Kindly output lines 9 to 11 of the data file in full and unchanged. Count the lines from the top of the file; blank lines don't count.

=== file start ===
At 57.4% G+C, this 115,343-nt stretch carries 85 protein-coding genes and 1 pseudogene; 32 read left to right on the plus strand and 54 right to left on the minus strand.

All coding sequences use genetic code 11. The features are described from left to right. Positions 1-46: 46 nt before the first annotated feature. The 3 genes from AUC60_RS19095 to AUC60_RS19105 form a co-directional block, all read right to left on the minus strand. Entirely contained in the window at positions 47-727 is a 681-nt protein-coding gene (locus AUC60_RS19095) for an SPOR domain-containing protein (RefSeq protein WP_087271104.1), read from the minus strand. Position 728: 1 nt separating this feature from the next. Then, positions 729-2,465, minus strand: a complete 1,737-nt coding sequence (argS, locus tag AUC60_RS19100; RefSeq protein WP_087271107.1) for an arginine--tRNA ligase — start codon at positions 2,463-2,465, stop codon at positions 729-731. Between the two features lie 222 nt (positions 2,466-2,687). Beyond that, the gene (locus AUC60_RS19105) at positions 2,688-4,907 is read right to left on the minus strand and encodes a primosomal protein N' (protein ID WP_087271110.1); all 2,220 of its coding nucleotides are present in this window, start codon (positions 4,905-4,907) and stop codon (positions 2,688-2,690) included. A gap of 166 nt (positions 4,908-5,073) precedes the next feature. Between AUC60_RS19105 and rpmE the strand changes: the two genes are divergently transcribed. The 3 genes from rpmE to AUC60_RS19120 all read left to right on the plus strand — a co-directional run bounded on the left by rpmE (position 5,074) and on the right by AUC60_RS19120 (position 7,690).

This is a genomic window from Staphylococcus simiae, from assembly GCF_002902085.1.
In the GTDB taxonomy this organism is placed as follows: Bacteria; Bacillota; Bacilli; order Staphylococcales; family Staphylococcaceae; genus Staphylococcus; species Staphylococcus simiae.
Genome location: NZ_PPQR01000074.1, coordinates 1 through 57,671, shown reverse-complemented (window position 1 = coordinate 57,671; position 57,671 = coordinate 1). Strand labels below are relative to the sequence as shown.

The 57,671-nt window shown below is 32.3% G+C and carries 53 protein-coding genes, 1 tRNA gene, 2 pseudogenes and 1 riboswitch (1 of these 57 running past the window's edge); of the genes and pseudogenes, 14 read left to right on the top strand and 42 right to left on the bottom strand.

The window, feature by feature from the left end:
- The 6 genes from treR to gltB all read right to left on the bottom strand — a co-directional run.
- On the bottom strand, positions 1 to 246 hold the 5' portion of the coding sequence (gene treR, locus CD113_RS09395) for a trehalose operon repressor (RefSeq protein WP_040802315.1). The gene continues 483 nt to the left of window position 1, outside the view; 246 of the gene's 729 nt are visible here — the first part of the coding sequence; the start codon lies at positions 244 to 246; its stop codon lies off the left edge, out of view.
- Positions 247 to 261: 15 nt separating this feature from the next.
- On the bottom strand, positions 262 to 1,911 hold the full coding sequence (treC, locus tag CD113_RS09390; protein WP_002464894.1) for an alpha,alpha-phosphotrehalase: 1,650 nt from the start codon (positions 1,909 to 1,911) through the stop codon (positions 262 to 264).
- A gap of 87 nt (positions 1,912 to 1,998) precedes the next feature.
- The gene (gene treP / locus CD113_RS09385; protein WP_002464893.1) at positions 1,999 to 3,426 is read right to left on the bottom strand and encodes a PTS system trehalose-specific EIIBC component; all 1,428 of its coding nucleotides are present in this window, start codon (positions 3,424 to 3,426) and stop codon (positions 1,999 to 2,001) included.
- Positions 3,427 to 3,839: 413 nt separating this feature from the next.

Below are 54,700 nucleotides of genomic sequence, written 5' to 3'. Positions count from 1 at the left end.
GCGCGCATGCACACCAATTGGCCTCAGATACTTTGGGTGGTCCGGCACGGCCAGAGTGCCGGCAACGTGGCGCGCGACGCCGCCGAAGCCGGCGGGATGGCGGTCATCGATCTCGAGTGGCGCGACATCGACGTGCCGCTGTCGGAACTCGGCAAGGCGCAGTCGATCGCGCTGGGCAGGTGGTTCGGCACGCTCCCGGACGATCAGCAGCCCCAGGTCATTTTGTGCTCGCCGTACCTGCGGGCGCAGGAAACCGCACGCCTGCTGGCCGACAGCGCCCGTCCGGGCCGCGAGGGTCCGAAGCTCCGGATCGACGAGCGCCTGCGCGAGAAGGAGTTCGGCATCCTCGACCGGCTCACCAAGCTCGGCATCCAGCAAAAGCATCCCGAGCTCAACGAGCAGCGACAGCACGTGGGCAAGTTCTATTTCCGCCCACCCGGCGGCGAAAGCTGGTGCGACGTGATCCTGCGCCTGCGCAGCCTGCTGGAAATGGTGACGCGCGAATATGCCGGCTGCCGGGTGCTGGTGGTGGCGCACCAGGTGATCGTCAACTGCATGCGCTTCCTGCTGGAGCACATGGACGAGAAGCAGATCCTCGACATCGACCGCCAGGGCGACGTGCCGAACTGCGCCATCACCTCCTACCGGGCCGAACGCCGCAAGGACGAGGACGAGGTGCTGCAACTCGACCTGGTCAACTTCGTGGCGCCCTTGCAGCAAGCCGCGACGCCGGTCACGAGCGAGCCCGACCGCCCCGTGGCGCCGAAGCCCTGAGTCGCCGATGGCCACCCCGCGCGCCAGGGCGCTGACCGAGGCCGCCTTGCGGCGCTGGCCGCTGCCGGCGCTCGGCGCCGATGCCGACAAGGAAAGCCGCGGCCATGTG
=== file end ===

- On the bottom strand, positions 1 to 246 hold the 5' portion of the coding sequence (gene treR, locus CD113_RS09395) for a trehalose operon repressor (RefSeq protein WP_040802315.1). The gene continues 483 nt to the left of window position 1, outside the view; 246 of the gene's 729 nt are visible here — the first part of the coding sequence; the start codon lies at positions 244 to 246; its stop codon lies off the left edge, out of view.
- Positions 247 to 261: 15 nt separating this feature from the next.
- On the bottom strand, positions 262 to 1,911 hold the full coding sequence (treC, locus tag CD113_RS09390; protein WP_002464894.1) for an alpha,alpha-phosphotrehalase: 1,650 nt from the start codon (positions 1,909 to 1,911) through the stop codon (positions 262 to 264).